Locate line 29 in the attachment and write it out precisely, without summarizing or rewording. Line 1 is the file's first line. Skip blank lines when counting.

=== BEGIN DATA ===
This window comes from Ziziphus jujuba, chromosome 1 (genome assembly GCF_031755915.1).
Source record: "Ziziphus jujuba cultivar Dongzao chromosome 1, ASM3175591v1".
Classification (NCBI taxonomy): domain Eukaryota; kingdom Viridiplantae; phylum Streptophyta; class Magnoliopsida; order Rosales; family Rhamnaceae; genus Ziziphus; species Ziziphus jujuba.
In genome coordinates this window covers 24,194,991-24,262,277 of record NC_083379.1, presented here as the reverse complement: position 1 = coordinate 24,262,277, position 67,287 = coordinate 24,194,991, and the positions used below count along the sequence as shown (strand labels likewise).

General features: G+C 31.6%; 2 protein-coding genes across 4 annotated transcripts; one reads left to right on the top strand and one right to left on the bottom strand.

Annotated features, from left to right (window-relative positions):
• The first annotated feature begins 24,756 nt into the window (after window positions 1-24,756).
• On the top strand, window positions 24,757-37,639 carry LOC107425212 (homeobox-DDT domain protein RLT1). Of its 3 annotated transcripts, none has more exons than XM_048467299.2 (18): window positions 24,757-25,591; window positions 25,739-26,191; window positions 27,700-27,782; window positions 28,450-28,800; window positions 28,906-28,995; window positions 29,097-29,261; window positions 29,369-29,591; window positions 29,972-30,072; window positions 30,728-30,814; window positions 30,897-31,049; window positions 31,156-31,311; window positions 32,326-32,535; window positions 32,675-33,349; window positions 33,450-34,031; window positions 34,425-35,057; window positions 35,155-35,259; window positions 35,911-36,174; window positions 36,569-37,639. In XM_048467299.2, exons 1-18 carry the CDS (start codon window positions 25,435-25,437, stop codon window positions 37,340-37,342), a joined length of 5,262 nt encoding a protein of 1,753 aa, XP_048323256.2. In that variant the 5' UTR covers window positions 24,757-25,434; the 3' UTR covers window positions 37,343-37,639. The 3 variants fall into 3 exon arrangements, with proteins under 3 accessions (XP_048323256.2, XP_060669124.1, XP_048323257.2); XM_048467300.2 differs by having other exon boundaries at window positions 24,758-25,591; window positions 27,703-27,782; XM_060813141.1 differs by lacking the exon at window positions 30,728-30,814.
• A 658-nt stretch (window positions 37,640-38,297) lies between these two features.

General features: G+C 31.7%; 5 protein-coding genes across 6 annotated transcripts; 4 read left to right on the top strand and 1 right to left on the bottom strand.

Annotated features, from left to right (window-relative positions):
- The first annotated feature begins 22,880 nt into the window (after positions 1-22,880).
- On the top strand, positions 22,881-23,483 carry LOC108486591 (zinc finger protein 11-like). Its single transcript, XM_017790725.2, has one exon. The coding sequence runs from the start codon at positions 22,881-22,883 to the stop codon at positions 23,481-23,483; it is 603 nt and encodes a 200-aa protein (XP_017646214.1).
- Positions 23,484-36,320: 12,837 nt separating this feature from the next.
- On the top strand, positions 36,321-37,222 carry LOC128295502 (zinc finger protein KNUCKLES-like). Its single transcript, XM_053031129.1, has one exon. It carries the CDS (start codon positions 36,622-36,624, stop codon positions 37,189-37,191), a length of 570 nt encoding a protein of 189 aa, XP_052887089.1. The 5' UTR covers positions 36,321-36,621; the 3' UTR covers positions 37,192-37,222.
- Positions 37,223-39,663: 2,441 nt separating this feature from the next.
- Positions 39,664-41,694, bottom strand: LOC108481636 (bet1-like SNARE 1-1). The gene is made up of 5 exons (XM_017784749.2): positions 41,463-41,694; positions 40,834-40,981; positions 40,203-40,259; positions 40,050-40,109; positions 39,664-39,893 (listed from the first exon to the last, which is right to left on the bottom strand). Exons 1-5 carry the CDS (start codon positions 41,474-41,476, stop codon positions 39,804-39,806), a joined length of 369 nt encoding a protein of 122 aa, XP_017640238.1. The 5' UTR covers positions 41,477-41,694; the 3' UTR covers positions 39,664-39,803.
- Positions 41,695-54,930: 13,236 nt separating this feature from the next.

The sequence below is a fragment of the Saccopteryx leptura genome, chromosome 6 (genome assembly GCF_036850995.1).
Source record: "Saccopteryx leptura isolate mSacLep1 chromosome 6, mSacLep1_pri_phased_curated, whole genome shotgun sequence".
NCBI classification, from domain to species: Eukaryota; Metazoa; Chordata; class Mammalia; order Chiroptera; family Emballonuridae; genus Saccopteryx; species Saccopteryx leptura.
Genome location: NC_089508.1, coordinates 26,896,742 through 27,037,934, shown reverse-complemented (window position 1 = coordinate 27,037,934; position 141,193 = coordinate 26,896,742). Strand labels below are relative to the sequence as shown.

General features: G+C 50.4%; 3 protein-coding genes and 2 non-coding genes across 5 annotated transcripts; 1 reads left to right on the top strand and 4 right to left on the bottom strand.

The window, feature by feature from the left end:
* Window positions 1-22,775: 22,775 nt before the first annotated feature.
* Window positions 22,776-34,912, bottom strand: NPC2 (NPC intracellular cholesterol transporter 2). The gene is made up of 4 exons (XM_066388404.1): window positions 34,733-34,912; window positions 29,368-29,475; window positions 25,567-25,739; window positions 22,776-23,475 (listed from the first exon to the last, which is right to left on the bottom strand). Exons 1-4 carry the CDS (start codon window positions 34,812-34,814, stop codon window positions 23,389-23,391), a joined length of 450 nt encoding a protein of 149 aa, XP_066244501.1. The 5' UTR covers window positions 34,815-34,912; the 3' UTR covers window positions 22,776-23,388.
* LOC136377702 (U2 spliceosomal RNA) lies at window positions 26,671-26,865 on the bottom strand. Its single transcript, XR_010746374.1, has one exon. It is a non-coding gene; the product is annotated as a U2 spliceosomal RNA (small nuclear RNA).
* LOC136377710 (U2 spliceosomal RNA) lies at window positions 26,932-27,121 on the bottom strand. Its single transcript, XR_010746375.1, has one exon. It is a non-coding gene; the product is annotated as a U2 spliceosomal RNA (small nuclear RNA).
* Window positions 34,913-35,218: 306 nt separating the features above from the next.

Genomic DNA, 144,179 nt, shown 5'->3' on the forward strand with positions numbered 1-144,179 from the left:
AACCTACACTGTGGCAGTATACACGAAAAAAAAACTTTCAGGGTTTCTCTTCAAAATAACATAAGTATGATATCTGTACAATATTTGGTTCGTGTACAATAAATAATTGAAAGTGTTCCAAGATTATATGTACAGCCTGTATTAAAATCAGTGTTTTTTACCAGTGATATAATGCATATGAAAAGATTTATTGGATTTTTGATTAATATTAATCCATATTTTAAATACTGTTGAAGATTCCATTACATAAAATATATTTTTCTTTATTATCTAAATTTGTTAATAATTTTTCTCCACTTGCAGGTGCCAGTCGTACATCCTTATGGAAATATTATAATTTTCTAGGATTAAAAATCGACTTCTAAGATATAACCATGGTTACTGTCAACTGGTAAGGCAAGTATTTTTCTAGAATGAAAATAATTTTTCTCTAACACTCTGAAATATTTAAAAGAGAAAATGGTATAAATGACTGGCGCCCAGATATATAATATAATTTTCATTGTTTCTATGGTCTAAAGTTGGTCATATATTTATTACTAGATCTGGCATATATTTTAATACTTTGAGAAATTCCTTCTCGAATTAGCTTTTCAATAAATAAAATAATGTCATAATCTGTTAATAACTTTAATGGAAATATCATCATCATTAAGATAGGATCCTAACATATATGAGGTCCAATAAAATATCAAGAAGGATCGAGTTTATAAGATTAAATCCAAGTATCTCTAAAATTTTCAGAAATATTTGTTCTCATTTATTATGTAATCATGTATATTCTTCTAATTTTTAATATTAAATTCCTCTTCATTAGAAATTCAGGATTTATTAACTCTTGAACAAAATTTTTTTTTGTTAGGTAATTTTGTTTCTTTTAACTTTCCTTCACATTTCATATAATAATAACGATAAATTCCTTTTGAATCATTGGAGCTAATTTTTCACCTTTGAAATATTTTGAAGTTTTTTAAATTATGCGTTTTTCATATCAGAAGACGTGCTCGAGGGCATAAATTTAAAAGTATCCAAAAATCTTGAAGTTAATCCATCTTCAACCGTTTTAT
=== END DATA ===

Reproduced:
* Window positions 34,913-35,218: 306 nt separating the features above from the next.